Please note: This PhD defence will take place in DC 3317.
Thierry Delisle, PhD candidate
David R. Cheriton School of Computer Science
Supervisor: Professor Peter Buhr
User-Level threading (M:N) is gaining popularity over kernel-level threading (1:1) in many programming languages. The user threading approach is often a better mechanism to express complex concurrent applications by efficiently running 10,000+ threads on multicore systems. Indeed, over-partitioning into small work-units with user threading significantly eases load balancing, while simultaneously providing advanced synchronization and mutual exclusion capabilities. To manage these high levels of concurrency, the underlying runtime must efficiently schedule many user threads across a few kernel threads; which begs the question of how many kernel threads are needed and should the number be dynamically reevaluated. Furthermore, scheduling must prevent kernel threads from blocking, otherwise user-thread parallelism drops. When user-threading parallelism does drop, how and when should idle kernel threads be put to sleep to avoid wasting CPU resources. Finally, the scheduling system must provide fairness to prevent a user thread from monopolizing a kernel thread; otherwise, other user threads can experience short/long term starvation or kernel threads can deadlock waiting for events to occur on busy kernel threads.
This thesis analyses multiple scheduler systems, where each system attempts to fulfill the requirements for user-level threading. The predominant technique for managing high levels of concurrency is sharding the ready queue with one queue per kernel thread and using some form of work stealing/sharing to dynamically rebalance workload shifts. Preventing kernel blocking is accomplished by transforming kernel locks and I/O operations into user-level operations that do not block the kernel thread or spin up new kernel threads to manage the blocking. Fairness is handled through preemption and/or ad-hoc solutions, which leads to coarse-grained fairness with some pathological cases.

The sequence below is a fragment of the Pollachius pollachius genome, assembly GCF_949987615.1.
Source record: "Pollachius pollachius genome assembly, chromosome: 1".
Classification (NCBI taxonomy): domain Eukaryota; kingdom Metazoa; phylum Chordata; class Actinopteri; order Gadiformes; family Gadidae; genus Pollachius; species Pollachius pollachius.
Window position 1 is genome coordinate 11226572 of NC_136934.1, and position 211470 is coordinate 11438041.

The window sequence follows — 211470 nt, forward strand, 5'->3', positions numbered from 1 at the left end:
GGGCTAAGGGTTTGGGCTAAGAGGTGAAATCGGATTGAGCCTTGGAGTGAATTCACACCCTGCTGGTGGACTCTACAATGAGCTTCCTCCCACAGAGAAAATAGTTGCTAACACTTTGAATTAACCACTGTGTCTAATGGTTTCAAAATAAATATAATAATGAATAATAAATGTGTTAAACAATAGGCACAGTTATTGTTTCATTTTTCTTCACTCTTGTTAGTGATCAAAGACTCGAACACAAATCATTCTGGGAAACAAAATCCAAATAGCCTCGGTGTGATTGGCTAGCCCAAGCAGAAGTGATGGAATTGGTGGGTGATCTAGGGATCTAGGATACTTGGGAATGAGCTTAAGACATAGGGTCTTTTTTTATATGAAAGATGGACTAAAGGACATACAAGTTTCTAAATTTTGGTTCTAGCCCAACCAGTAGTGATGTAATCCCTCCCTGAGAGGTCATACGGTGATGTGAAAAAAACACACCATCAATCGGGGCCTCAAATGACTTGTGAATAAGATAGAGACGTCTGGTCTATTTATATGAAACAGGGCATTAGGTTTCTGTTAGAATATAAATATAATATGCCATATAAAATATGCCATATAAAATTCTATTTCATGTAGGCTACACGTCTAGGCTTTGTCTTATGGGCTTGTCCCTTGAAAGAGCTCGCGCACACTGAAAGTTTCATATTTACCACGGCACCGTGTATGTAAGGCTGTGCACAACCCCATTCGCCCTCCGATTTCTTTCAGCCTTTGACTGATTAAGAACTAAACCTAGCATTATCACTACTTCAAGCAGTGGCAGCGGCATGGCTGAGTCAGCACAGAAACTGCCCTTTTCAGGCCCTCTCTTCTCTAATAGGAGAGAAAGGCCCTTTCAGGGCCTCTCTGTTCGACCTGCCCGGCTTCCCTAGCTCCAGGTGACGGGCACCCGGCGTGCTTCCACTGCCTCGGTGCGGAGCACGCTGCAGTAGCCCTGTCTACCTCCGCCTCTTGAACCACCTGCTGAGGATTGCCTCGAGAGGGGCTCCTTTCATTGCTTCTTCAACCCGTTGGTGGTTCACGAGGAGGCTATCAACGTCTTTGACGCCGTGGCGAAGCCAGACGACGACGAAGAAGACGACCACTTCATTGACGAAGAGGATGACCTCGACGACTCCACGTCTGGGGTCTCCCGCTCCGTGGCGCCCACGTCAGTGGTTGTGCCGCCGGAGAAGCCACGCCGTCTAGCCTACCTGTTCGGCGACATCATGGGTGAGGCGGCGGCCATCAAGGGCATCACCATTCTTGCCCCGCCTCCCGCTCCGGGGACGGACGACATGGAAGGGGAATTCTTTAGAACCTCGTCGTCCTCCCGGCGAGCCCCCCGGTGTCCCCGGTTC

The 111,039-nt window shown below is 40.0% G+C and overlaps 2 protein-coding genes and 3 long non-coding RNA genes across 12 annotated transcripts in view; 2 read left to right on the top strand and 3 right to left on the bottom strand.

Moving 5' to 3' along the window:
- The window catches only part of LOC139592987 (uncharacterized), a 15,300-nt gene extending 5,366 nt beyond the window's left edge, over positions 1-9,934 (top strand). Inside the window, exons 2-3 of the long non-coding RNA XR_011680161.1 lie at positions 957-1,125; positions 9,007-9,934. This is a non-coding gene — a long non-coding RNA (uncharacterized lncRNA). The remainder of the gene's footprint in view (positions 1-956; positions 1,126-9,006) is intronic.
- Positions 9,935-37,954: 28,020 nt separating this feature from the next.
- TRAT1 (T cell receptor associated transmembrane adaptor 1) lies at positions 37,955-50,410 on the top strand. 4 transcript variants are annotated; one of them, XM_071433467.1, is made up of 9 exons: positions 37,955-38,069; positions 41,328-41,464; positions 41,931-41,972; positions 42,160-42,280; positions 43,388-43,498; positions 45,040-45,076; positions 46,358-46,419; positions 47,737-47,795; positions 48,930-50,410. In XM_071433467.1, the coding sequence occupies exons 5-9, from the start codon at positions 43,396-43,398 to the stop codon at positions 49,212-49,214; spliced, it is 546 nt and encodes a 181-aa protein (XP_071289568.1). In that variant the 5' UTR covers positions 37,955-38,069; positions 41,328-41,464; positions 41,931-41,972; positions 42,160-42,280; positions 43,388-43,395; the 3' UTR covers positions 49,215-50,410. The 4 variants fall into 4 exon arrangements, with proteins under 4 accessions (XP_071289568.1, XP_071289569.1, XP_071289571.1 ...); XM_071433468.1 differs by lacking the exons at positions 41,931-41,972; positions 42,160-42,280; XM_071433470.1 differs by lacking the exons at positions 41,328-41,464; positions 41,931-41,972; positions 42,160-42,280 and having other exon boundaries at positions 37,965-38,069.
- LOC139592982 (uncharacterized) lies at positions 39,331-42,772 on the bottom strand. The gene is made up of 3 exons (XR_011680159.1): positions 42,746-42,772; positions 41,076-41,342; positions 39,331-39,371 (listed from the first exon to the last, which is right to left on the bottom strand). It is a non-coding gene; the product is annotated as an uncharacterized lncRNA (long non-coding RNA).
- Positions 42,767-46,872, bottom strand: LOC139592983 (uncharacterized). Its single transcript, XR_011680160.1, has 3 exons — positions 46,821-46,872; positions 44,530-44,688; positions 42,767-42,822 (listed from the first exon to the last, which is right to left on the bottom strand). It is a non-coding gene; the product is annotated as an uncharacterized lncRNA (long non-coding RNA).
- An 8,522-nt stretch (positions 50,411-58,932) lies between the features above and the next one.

After examining, selecting and testing specific approaches to these scheduling issues, a complete implementation was created and tested in the C∀ (C-for-all) runtime system. C∀ is a modern extension of C using user-level threading as its fundamental threading model. As one of its primary goals, C∀ aims to offer increased safety and productivity without sacrificing performance. The new scheduler achieves this goal by demonstrating equivalent performance to work-stealing schedulers while offering better fairness. The implementation uses several optimizations that successfully balance the cost of fairness against performance; some of these optimizations rely on interesting hardware optimizations present on modern CPUs. The new scheduler also includes support for implicit nonblocking I/O, allowing applications to have more user-threads blocking on \io operations than there are kernel threads. The implementation is based on io_uring, a recent addition to the Linux kernel, and achieves the same performance and fairness as systems using select, epoll, etc. To complete the scheduler, an idle sleep mechanism is implemented that significantly reduces wasted CPU cycles, which are then available outside the application.
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